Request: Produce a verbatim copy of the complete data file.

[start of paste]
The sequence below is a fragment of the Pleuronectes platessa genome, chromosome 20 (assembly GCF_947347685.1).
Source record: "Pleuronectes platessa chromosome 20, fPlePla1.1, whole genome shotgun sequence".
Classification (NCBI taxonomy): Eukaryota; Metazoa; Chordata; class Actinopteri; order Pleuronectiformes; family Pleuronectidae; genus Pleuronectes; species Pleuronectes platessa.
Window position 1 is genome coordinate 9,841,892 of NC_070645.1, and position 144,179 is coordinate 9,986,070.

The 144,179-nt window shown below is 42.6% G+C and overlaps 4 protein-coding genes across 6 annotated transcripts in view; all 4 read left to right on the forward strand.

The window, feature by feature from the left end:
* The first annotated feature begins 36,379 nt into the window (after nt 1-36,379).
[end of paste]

The sequence below is a fragment of the Pleuronectes platessa genome, chromosome 20 (assembly GCF_947347685.1).
Source record: "Pleuronectes platessa chromosome 20, fPlePla1.1, whole genome shotgun sequence".
Classification (NCBI taxonomy): Eukaryota; Metazoa; Chordata; class Actinopteri; order Pleuronectiformes; family Pleuronectidae; genus Pleuronectes; species Pleuronectes platessa.
Window position 1 is genome coordinate 9,841,892 of NC_070645.1, and position 144,179 is coordinate 9,986,070.

The 144,179-nt window shown below is 42.6% G+C and overlaps 4 protein-coding genes across 6 annotated transcripts in view; all 4 read left to right on the forward strand.

The window, feature by feature from the left end:
* The first annotated feature begins 36,379 nt into the window (after nt 1-36,379).